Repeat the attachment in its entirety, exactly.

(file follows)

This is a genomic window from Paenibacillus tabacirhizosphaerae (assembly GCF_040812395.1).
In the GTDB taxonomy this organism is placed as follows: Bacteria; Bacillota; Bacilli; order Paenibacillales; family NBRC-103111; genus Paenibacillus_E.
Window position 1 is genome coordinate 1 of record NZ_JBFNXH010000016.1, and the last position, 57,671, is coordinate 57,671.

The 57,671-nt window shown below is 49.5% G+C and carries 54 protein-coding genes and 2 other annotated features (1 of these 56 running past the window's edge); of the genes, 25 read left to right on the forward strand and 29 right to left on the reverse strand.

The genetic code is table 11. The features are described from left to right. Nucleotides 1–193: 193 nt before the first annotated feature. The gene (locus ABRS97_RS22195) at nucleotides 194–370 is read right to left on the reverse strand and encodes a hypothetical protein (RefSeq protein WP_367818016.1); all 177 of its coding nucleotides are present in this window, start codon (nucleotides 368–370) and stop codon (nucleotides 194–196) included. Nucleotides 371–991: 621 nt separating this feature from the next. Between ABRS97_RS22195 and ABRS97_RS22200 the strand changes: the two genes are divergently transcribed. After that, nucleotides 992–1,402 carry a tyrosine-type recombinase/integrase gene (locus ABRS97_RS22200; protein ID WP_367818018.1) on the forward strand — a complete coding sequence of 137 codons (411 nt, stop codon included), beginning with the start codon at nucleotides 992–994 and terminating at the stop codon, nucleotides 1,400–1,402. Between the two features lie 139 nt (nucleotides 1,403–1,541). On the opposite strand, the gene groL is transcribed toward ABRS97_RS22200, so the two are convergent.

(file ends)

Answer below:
This is a genomic window from Paenibacillus tabacirhizosphaerae (assembly GCF_040812395.1).
In the GTDB taxonomy this organism is placed as follows: Bacteria; Bacillota; Bacilli; order Paenibacillales; family NBRC-103111; genus Paenibacillus_E.
Window position 1 is genome coordinate 1 of record NZ_JBFNXH010000016.1, and the last position, 57,671, is coordinate 57,671.

The 57,671-nt window shown below is 49.5% G+C and carries 54 protein-coding genes and 2 other annotated features (1 of these 56 running past the window's edge); of the genes, 25 read left to right on the forward strand and 29 right to left on the reverse strand.

The genetic code is table 11. The features are described from left to right. Nucleotides 1–193: 193 nt before the first annotated feature. The gene (locus ABRS97_RS22195) at nucleotides 194–370 is read right to left on the reverse strand and encodes a hypothetical protein (RefSeq protein WP_367818016.1); all 177 of its coding nucleotides are present in this window, start codon (nucleotides 368–370) and stop codon (nucleotides 194–196) included. Nucleotides 371–991: 621 nt separating this feature from the next. Between ABRS97_RS22195 and ABRS97_RS22200 the strand changes: the two genes are divergently transcribed. After that, nucleotides 992–1,402 carry a tyrosine-type recombinase/integrase gene (locus ABRS97_RS22200; protein ID WP_367818018.1) on the forward strand — a complete coding sequence of 137 codons (411 nt, stop codon included), beginning with the start codon at nucleotides 992–994 and terminating at the stop codon, nucleotides 1,400–1,402. Between the two features lie 139 nt (nucleotides 1,403–1,541). On the opposite strand, the gene groL is transcribed toward ABRS97_RS22200, so the two are convergent.